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Blimp will be launched to show turbine height 

Credit:  Skegness Standard, www.skegnessstandard.co.uk 10 June 2011 ~~

A blimp will be launched by a wind farm opposition group, demonstrating the visual impact posed if four 127 metre turbines near Wainfleet are approved.

Wainfleet Wind Turbine Action Group (WWTAG) will fly the unmanned helium filled craft to the height proposed by RWE npower renewables in its recently validated wind farm planning application.

The group hope the launch on Saturday and Sunday, June 11 and 12, will highlight to the public just how imposing an effect the structures will have on the landscape for miles around.

WWTAG chairman Melvin Grosvenor said: “The tranquillity and the very heart and soul of Lincolnshire is facing an onslaught of industrialisation.

“This landscape can take so much but it will reach the point where it is just one wind farm after another stretching throughout the entire region. The county’s big open skies and uninterrupted character will be lost.”

Coinciding with the blimp launch weekend, WWTAG members will attend the Friskney show on Sunday, June 12, where they will explain the developer’s plans and their objections to it and the cumulative effect of other proposed wind farms throughout Lincolnshire.

Melvin believes the height at which the blimp will be flying will make it visible for miles around and very prominent to those visiting the Friskney Show, who he thinks will be astonished by the scale of it.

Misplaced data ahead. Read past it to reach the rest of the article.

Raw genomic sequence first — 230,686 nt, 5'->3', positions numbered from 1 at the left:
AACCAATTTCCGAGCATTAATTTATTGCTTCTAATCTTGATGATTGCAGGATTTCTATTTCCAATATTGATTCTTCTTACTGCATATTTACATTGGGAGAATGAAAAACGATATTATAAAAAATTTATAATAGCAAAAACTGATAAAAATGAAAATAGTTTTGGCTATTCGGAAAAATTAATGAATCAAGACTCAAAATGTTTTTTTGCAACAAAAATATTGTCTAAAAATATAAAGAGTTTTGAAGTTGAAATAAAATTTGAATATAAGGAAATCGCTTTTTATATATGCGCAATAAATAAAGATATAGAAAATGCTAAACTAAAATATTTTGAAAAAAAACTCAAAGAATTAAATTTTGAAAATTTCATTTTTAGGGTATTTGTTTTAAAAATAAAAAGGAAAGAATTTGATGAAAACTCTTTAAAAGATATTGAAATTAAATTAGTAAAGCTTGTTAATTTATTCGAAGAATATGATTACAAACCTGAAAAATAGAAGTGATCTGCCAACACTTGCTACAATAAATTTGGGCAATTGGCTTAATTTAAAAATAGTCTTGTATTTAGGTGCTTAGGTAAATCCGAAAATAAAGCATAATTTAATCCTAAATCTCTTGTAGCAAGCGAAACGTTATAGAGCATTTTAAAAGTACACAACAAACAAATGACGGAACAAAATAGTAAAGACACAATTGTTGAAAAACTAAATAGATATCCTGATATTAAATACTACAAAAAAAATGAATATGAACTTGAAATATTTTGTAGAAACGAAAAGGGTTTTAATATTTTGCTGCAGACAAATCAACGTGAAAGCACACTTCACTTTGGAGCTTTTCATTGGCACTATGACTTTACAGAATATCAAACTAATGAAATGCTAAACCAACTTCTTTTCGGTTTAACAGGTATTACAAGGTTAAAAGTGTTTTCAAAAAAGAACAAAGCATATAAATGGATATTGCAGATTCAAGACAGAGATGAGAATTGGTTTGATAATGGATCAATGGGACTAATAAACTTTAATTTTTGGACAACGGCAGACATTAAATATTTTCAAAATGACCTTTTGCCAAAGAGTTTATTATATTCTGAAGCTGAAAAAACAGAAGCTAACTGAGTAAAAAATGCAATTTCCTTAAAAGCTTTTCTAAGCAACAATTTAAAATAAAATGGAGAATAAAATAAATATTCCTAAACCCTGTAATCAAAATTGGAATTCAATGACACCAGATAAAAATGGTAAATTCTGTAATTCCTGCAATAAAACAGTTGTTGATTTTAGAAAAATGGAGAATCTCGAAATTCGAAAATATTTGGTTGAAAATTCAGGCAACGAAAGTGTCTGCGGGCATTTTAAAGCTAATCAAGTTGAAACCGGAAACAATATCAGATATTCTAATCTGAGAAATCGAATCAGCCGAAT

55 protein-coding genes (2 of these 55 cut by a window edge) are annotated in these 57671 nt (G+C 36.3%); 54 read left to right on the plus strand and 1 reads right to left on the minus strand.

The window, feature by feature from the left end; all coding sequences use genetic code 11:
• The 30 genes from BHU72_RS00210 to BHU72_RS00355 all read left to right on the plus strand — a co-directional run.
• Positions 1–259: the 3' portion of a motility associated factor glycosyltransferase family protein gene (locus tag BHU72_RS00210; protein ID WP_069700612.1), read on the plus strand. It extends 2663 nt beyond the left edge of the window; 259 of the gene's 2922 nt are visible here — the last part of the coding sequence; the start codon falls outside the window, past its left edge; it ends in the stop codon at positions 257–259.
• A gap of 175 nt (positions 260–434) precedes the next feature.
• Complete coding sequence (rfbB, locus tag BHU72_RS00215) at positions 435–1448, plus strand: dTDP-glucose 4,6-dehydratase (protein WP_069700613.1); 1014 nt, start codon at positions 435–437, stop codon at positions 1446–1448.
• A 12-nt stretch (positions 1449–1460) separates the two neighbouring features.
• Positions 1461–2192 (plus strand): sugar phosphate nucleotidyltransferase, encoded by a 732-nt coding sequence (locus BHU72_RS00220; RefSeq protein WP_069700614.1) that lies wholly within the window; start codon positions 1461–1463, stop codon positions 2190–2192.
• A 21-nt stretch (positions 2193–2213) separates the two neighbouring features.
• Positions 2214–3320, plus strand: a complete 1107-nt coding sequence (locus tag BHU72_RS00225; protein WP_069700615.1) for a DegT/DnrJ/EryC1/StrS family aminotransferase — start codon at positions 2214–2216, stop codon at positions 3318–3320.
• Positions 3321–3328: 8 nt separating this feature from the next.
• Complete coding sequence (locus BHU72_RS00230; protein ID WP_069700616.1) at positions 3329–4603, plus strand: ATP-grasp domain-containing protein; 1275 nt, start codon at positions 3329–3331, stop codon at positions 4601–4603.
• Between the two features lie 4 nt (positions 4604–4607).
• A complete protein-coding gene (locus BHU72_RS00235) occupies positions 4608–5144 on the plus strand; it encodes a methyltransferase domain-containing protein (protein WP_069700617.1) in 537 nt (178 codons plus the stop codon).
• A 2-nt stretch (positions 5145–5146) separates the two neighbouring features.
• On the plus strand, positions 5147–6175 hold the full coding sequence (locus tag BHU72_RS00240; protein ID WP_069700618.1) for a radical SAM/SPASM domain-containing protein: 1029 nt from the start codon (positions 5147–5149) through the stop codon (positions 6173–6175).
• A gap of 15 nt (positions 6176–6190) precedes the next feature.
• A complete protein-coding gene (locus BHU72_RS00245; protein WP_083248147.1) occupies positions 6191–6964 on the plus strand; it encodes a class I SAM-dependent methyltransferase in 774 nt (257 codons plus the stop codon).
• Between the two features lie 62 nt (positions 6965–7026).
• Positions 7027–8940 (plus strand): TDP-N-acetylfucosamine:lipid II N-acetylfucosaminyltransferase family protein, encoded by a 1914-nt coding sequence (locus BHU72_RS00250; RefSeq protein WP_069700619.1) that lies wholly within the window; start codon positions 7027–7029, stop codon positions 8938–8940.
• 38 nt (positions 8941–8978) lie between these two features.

They will also be collating public feedback to submit to East Lindsey District Council for it to consider when it makes its decision on RWE’s planning application.

Melvin fears that preliminary investigations and scoping reports carried out by RWE in its application are indicative of plans for a far larger development than the four turbines currently applied for.

Along with all of the other applications awaiting approval, WWTAG fear the overall effect of these developments will permanently alter the region’s character with little proven benefit towards climate change.

Source:  Skegness Standard, www.skegnessstandard.co.uk 10 June 2011

This article is the work of the source indicated. Any opinions expressed in it are not necessarily those of National Wind Watch.

The copyright of this article resides with the author or publisher indicated. As part of its noncommercial educational effort to present the environmental, social, scientific, and economic issues of large-scale wind power development to a global audience seeking such information, National Wind Watch endeavors to observe “fair use” as provided for in section 107 of U.S. Copyright Law and similar “fair dealing” provisions of the copyright laws of other nations. Send requests to excerpt, general inquiries, and comments via e-mail.

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